Can We Transform Text into Scientific Vector Graphics? This AI Paper Introduces AutomaTikZ and Explains the Power of TikZ

Recent developments in text-to-image generation have made the creation of detailed graphics from straightforward natural language descriptions possible. Results using models like Stable Diffusion and DALL-E frequently resemble actual images or works of art created by humans. These models do not produce the best raster images for scientific figures, often produced at low resolutions. Scientific figures are essential to scientific study because they help researchers explain complicated concepts or communicate important discoveries. Raster graphics need to improve in these areas because they require a high level of geometric precision and text that can be read even in small letters. As a result, vector graphics, which divide data into geometric forms, enable text search, and often have reduced file sizes, are encouraged by many academic conferences. 

The field of automated vector graphics creation is also expanding, although the available approaches have drawbacks of their own. They mostly produce Scalable Vector Graphics (SVG) format low-level path components, either failing to retain precise geometric relationships or producing outputs with a low degree of complexity, such as single icons or typeface letters. Researchers from Bielefeld University, the University of Hamburg, and the University of Mannheim & Bielefeld University investigate the usage of visual languages, which abstract from lower-level vector graphics formats, by offering high-level structures that may be compiled to them to solve these restrictions. 

Language models suggest that acquiring these languages and using them to do simple tasks is possible. Still, it is being determined to what extent they can produce scientific numbers. They concentrate on the graphics language TikZ in this work due to its expressiveness and emphasis on science, which allows the production of complicated figures with just a few instructions. They want to know if language models can automatically create scientific figures based on picture captions, similar to text-to-image creation, and capture the subtleties of TikZ. Not only may this increase productivity and promote inclusivity (helping academics less familiar with programming-like languages, such as social scientists), but it could also improve teaching by producing customized TikZ examples. The TEX Stack Exchange is an example of this in use, with TikZ being the most commonly discussed subject there, with about 10% of the queries answered.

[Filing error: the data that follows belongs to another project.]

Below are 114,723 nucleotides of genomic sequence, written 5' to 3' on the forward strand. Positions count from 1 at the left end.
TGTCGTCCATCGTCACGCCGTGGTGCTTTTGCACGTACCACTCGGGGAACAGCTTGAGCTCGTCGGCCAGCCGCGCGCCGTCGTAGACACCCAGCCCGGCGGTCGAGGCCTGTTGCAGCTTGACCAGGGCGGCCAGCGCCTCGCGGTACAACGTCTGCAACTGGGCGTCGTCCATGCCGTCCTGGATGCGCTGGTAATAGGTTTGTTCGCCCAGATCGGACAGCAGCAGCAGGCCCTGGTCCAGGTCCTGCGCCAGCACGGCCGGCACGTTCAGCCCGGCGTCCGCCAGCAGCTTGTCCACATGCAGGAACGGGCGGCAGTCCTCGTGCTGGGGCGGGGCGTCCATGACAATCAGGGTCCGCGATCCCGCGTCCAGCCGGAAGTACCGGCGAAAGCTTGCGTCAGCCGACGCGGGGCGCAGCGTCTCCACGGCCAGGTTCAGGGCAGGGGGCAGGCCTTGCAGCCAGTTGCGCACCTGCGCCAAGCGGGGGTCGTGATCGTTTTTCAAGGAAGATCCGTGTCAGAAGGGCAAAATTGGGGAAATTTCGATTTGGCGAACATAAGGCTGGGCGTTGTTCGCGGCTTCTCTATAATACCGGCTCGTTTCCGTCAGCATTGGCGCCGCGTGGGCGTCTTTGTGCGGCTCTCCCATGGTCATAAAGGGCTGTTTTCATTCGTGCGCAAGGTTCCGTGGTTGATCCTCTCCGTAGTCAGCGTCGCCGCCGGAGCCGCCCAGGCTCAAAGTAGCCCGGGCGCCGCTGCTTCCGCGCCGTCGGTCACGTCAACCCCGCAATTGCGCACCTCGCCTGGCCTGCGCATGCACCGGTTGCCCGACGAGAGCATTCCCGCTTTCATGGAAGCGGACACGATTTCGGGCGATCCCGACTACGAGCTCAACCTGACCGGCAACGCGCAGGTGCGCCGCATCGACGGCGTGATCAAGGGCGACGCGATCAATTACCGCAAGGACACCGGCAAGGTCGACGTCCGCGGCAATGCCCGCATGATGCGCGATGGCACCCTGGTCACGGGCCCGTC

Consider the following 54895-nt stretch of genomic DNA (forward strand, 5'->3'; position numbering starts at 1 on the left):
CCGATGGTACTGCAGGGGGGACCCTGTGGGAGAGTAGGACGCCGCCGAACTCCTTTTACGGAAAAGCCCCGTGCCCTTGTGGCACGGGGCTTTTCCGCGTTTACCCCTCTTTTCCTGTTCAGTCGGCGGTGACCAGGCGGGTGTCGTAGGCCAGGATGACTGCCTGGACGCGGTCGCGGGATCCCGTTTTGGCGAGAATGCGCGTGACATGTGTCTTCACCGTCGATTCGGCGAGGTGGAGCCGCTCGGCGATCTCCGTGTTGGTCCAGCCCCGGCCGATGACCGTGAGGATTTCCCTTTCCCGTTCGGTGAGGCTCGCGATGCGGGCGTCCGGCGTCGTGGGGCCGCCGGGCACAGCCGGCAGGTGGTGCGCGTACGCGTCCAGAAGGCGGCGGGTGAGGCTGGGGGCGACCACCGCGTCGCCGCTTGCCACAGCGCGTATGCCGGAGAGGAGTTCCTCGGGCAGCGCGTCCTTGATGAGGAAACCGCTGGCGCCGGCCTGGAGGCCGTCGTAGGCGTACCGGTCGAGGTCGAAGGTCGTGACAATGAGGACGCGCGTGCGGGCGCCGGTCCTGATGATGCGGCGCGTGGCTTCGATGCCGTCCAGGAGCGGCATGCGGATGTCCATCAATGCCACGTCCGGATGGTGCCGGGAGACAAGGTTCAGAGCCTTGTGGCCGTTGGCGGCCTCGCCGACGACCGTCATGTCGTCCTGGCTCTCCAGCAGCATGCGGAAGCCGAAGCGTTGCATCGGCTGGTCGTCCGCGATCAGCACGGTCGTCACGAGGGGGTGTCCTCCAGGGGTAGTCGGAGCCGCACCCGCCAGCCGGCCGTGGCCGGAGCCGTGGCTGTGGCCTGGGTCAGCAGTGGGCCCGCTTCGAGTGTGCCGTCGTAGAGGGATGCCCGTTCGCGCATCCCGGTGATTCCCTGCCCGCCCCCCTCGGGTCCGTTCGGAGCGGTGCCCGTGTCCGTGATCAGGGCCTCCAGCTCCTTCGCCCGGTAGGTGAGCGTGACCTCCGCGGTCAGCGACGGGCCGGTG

Their main contributions are:

(i) As part of their AutomaTikZ project, they developed DaTikZ, which has over 120k paired TikZ drawings and captions and is the first large-scale TikZ dataset.

(ii) The large language model (LLM) LLaMA on DaTikZ is adjusted, and its performance is contrasted with that of general-purpose LLMs, notably GPT-4 and Claude 2. Automatic and human evaluation finds that scientific figures produced by adjusted LLaMA are more similar to human-created figures.

(iii) They continue to work on CLiMA, an extension of LLaMA that includes multimodal CLIP embeddings. With this improvement, CLiMA can now more easily understand input captions, which enhances text-image alignment. Additionally, it makes it possible to use photos as additional inputs, which improves speed even more.

(iv) They also show that all models provide original results and have little memorizing issues. While LLaMA and CLiMA frequently provide degenerate solutions that maximize text-image similarity by overtly duplicating the input caption onto the output picture, GPT-4 and Claude 2 often produce simpler outputs.


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Aneesh Tickoo is a consulting intern at MarktechPost. He is currently pursuing his undergraduate degree in Data Science and Artificial Intelligence from the Indian Institute of Technology(IIT), Bhilai. He spends most of his time working on projects aimed at harnessing the power of machine learning. His research interest is image processing and is passionate about building solutions around it. He loves to connect with people and collaborate on interesting projects.

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